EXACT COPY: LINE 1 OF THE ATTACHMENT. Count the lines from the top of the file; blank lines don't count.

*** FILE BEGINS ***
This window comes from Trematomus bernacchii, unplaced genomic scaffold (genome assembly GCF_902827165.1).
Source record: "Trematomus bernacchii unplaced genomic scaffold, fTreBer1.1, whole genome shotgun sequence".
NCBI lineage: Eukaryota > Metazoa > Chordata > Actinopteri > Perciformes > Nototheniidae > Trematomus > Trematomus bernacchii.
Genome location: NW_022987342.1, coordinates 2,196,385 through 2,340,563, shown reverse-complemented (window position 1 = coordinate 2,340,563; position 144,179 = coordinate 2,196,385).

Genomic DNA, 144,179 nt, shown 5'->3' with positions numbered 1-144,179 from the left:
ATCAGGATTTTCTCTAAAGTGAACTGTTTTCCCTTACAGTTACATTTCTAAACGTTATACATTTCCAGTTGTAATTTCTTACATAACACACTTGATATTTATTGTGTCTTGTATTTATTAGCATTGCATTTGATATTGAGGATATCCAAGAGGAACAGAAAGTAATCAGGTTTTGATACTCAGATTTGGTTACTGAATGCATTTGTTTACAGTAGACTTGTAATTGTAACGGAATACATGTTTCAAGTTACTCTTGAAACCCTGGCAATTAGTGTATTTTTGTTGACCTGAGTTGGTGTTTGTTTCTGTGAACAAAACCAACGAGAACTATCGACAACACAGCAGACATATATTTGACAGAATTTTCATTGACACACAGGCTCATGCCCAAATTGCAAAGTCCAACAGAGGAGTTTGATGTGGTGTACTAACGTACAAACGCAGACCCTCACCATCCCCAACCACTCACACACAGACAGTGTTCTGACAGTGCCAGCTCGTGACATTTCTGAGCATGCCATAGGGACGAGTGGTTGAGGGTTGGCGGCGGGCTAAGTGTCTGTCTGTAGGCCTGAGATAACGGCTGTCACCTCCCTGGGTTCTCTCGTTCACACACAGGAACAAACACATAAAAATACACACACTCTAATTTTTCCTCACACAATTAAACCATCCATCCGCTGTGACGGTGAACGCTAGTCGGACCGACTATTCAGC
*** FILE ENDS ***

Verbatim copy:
This window comes from Trematomus bernacchii, unplaced genomic scaffold (genome assembly GCF_902827165.1).